Tower of Silence For Parsi Funerals Can Be Built in Texas
Traditional Zoroastrian funerals require stone structures called Dakhmas — “Towers of Silence” — on which corpses are eaten by buzzards, because the Zoroastrian holy text bans other funeral methods.
Excarnatory funeral practices are classified as criminal “Abuse of Corpse” by many state statutes and constitute a misdemeanor to felony offense, thus making traditional Zoroastrian funerals illegal for the 11,000 Zoroastrians in the U.S.
The illegality forces Zoroastrian-Americans to transport their dead overseas which can be prohibitively expensive or to have funerals against their religious mandate.
In a recent scholarly legal article published in the Rutgers Journal of Law and Religion — titled: “Buried, Cremated, Defleshed by Buzzards?” — I analogized the Supreme Court case Church of Lukumi Babalu Aye v. City of Hialeah, noting that Zoroastrianism and the Santeria religion both mandate practices involving dead bodies of people and animals. Employing the decision in that case, I argued that traditional Zoroastrian funerals should be legal through a 1st Amendment Freedom of Religion Free Exercise Clause exemption.
Of the three tests courts could apply to a Zoroastrian funeral case, I advocated that courts use the test where an exemption would be granted unless the government could demonstrate a compelling reason not to.
Based on the government’s arguments in Hialeah, I predicted that the government in a Zoroastrian funeral case would argue that it has a compelling interest 1) in protecting public health, safety, and welfare; 2) in preventing the emotional injury that is likely to result from witnessing a religiously motivated excarnatory funeral; 3) in protecting the dead from desecration; and 4) in restrictive zoning.
The government’s interest in public health, safety, and welfare is not compelling because the government’s interest is limited to the degree of risk human corpses pose which is negligible according to the World Health Organization and the American Journal of Disaster Medicine. Further, Zoroastrian custom requires tying corpses down thus mitigating concerns about buzzards carrying off corpses. Moreover, several states have ‘body farm’ facilities which involve exposure of corpses to the elements and scavenging of corpses by animals, so differential treatment of ‘body farms’ and religiously-motivated excarnatory funerals would weaken the government’s argument.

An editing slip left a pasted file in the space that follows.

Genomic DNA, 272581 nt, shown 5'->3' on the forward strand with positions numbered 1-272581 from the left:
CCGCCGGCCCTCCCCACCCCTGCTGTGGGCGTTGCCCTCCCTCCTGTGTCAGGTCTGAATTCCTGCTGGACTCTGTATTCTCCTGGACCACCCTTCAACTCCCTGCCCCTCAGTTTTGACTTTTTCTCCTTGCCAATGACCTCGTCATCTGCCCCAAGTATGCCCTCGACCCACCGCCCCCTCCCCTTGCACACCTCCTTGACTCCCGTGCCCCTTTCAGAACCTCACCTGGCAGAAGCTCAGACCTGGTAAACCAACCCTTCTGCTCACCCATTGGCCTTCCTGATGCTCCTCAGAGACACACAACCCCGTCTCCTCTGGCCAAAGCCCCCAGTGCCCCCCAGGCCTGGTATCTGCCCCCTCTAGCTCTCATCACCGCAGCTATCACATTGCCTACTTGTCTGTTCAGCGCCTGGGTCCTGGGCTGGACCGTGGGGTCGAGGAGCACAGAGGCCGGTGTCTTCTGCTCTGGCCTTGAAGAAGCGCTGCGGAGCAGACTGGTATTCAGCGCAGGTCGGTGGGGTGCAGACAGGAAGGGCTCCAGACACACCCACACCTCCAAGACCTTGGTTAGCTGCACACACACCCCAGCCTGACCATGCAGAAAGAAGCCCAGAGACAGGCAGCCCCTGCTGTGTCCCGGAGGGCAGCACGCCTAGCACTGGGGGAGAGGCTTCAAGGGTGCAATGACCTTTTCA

The government’s interest in preventing the emotional injury that is likely to result from witnessing a religiously motivated excarnatory funeral is not compelling because the mourners of deceased Zoroastrians will not suffer emotional injury because they do not enter the Dakhma. Moreover, the excarnation does not occur within view of anyone, and it is a culturally accepted practice in the community.
Similarly, the government’s interest in protecting the dead from desecration is not compelling because whoever desires a traditional Zoroastrian funeral can say so in their Last Will and Testament.
However, the government’s interest in restrictive zoning is compelling, but only to the point of on par regulation with similarly situated enterprises such as body farms.
Given the need for buzzards to consume the corpse, the need to sun-bleach the bones after excarnation has occurred, and the state’s likely desire to zone Dahkmas far away from residential and commercial areas, a promising state to build a Dakhma in is Texas.
This is because the Forensic Anthropology Center or the body farm at Texas State University is well-established. Moreover, the local vulture population has already been used to study the effects of vulture scavenging on human decomposition as would occur in a Zoroastrian funeral.
Rutgers Law School graduate